WORKING mums could be the answer to Surrey Fire and Rescue Service’s (SFRS) recruitment problems, according to a councillor.

Tory Tina Mountain’s comments came during a meeting of a Surrey County Council’s select committee, set up to explore changes to Surrey’s struggling fire service, following her visit to neighbouring Hampshire’s fire service.

She said it was Hampshire’s use of working mums to carry out the prevention and safety work in schools and businesses that impressed her.

“Working mums lends itself to going into schools to speak to the children to talk about fire safety and training to prevent fires rather than having to deal with them,” she said.

Cllr Mountain said she had noted the working practice of Surrey with eight-day shift cycles – four days on and four days off – meant sometimes the firefighters could be working for 28 hours straight.

She said: “One thing that impressed me was the chief firefighter said he had included the firefighters in the changes, so as the changes came into fruition they weren’t complaining as they had made the changes and I think that’s needed in Surrey.”

Women who work or live within four minutes of a fire station are now being targeted in a social media campaign to boost firefighter numbers as part of the latest bid by SFRS to transform the struggling service – which wants anyone working or people looking to change careers. Cllr Mountain said mums could dictate the hours so it fitted in with the school day.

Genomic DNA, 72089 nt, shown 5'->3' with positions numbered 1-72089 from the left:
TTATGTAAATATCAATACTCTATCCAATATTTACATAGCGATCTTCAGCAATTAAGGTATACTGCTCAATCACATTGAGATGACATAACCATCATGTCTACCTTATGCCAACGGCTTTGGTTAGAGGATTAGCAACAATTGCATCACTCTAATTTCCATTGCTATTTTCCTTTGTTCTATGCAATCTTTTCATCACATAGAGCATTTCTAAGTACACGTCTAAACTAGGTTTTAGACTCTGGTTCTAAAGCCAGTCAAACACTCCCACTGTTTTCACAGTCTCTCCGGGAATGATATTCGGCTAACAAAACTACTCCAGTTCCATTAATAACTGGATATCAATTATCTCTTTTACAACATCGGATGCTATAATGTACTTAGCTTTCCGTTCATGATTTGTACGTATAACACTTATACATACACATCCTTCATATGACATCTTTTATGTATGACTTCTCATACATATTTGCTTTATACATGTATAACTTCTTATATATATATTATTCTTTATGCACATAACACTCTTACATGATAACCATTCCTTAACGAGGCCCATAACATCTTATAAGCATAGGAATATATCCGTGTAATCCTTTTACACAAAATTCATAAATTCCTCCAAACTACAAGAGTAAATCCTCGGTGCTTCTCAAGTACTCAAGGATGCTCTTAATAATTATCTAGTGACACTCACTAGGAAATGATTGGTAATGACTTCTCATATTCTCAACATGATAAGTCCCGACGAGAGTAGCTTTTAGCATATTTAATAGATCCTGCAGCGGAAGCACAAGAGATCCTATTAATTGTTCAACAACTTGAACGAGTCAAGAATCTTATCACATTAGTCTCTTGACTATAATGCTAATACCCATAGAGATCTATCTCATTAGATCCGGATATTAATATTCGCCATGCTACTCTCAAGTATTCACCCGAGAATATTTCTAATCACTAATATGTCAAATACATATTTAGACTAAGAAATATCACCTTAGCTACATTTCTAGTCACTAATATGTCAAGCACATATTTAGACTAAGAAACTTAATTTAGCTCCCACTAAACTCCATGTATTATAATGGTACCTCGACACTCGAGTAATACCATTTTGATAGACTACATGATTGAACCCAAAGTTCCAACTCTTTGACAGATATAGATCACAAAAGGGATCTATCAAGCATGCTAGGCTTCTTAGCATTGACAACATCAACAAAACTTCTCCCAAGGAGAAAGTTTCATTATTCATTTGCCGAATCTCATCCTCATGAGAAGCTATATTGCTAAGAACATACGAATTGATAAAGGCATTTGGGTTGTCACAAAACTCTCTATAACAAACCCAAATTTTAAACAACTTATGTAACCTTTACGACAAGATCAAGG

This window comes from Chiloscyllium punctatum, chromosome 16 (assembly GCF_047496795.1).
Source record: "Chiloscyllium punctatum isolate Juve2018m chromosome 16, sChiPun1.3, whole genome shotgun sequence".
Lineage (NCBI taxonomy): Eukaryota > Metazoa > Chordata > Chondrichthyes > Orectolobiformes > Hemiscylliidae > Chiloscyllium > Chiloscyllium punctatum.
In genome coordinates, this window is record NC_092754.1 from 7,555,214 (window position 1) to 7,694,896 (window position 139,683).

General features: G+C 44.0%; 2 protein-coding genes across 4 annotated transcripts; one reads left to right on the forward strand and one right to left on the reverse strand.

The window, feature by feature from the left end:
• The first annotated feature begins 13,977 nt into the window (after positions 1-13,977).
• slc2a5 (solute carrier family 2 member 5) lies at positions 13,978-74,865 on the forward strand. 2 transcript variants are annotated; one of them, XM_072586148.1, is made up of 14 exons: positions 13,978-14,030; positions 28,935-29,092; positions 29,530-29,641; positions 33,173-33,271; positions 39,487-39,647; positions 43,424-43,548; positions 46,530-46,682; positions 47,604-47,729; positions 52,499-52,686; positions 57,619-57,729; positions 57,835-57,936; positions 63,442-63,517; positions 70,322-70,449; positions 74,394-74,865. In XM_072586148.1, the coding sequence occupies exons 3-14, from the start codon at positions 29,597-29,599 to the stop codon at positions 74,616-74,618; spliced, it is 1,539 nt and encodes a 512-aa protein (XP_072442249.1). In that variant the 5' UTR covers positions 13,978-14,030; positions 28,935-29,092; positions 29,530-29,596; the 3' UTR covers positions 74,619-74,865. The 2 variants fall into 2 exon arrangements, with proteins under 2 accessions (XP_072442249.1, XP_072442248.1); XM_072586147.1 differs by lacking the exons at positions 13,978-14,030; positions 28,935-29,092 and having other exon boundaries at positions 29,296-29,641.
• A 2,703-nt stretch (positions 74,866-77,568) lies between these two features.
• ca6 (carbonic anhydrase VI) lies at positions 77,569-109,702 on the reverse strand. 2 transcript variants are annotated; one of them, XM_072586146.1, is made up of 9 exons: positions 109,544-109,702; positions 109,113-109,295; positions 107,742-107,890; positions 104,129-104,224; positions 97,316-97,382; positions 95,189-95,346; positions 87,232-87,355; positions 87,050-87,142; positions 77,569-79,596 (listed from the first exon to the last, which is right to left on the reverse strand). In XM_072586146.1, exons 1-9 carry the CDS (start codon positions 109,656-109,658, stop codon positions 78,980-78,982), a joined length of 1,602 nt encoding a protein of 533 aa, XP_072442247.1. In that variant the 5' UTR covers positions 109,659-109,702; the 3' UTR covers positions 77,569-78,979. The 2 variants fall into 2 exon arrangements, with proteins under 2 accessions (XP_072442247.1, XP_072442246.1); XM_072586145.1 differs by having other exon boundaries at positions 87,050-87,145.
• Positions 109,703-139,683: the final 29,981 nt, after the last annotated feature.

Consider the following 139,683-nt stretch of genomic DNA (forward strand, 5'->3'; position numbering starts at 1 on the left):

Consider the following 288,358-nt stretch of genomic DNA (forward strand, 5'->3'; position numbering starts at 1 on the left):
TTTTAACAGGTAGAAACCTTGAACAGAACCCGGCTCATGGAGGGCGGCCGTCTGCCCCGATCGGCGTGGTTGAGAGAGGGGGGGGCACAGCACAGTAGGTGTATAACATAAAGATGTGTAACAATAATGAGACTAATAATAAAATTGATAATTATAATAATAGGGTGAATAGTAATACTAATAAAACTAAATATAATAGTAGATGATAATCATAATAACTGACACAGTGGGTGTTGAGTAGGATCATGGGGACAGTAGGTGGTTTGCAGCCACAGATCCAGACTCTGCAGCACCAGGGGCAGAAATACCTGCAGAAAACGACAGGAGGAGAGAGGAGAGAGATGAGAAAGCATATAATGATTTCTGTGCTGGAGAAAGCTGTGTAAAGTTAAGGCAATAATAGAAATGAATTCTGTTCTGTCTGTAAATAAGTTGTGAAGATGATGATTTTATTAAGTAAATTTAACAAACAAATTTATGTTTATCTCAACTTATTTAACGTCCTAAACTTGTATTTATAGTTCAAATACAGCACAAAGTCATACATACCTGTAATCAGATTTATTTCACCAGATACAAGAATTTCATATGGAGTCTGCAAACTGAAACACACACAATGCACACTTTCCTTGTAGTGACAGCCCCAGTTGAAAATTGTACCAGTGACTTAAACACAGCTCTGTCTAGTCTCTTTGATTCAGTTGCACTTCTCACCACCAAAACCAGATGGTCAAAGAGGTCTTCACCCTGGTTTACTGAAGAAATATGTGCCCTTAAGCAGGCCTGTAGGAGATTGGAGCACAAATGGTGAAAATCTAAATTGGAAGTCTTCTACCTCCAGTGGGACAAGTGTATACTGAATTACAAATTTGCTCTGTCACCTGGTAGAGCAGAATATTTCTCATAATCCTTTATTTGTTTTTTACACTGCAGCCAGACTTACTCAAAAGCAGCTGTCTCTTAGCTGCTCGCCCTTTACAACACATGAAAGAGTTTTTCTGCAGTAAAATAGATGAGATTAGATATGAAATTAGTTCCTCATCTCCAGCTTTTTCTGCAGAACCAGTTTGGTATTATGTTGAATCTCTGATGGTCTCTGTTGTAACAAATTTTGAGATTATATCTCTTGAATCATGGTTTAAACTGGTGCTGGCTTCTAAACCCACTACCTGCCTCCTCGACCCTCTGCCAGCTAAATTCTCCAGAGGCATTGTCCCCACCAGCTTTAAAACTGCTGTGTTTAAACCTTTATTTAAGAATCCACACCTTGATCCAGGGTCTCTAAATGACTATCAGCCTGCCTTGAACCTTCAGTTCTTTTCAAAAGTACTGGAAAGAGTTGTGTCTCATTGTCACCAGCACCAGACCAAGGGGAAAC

The county council recently carried out a consultation on changes proposed to the service, which includes closing some stations (including Haslemere) at night.

Surrey’s chief fire officer said the changes were not being made to save money.

But leading the objections to the changes have been the firefighters themselves who say they are concerned they will not be able to carry out their work properly under the planned closures and changes to working practices.

A petition against the plans to leave seven fire appliances unmanned at night has now reached nearly 12,000 signatures.

The service was heavily criticised by government inspectors late last year, who found “serious concerns” with its effectiveness and efficiency and must improve on how it responds to and prevents fires.